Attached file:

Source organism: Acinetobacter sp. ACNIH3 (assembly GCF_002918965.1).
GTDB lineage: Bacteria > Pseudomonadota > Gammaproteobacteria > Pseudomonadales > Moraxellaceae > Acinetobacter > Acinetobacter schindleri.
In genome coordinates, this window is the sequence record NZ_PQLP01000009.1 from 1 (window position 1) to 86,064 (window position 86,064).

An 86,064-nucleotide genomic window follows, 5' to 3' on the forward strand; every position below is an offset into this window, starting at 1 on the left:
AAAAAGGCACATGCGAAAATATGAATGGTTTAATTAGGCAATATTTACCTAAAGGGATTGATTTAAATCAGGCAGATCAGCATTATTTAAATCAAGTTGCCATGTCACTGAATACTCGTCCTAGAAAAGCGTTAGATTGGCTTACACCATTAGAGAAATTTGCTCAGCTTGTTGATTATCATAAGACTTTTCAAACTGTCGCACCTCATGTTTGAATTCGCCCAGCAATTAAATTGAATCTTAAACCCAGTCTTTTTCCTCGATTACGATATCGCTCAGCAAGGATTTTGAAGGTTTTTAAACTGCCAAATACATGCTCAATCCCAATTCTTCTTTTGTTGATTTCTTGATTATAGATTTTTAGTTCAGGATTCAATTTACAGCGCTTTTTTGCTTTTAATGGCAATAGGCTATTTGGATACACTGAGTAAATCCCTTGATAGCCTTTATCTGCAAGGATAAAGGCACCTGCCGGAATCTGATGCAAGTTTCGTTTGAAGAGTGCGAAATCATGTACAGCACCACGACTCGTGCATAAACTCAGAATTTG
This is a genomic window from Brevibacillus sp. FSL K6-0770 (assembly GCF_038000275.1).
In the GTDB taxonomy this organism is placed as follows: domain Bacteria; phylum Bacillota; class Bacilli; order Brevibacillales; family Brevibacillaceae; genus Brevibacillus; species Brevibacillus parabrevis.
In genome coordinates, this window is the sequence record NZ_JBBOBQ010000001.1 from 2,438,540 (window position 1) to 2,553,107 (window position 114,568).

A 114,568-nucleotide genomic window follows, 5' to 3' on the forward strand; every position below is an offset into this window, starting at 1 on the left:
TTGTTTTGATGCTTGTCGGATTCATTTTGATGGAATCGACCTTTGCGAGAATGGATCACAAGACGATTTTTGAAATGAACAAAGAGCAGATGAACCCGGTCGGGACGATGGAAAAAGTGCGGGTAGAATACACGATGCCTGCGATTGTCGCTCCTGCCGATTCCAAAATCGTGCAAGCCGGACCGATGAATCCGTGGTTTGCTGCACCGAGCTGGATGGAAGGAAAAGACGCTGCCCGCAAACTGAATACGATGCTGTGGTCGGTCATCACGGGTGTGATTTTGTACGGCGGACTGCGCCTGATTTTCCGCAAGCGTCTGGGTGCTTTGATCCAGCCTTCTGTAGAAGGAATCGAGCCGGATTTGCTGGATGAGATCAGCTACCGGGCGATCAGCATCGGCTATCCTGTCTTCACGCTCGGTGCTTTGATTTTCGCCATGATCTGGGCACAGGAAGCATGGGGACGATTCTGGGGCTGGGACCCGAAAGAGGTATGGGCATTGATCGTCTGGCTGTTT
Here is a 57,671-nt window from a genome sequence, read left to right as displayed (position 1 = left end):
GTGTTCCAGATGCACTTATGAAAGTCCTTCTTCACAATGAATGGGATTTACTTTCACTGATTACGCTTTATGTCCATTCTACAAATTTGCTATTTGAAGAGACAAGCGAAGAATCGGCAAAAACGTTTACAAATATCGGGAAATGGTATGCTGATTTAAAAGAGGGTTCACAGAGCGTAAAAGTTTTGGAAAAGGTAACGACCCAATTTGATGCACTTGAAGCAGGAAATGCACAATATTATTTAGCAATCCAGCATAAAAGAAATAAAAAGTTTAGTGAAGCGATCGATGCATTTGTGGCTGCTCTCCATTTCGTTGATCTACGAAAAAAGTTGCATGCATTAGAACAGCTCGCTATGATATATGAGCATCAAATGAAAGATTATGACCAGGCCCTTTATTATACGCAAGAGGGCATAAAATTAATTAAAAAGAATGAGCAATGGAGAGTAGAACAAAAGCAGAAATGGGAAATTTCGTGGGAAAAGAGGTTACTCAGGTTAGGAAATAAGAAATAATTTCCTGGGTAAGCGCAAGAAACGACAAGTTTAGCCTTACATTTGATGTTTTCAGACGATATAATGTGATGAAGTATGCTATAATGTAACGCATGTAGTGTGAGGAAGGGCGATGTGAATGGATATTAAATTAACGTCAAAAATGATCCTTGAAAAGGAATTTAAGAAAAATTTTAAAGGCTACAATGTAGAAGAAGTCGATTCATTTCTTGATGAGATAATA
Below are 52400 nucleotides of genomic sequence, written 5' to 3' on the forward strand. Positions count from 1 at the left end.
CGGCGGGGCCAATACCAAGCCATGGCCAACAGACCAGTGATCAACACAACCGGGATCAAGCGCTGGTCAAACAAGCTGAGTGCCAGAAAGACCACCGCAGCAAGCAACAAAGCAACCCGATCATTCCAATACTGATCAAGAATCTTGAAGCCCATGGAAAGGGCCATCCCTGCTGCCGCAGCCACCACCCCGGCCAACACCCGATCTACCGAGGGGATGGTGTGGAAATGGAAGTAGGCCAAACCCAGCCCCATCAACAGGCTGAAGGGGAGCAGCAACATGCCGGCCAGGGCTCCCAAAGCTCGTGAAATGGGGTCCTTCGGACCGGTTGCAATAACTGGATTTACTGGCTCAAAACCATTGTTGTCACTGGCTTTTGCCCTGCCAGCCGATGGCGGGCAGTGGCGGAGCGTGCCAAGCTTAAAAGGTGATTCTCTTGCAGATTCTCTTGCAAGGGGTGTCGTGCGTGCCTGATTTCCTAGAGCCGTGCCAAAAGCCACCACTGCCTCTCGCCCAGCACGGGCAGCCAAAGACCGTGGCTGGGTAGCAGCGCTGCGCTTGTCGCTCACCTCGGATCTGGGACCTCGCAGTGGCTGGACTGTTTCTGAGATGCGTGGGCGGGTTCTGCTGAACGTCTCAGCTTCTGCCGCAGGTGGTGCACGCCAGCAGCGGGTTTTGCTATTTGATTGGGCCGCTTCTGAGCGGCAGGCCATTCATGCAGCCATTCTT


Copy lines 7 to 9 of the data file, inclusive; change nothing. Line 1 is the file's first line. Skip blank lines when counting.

In the GTDB taxonomy this organism is placed as follows: domain Bacteria; phylum Bacillota; class Bacilli; order Brevibacillales; family Brevibacillaceae; genus Brevibacillus; species Brevibacillus parabrevis.
In genome coordinates, this window is the sequence record NZ_JBBOBQ010000001.1 from 2,438,540 (window position 1) to 2,553,107 (window position 114,568).

A 114,568-nucleotide genomic window follows, 5' to 3' on the forward strand; every position below is an offset into this window, starting at 1 on the left: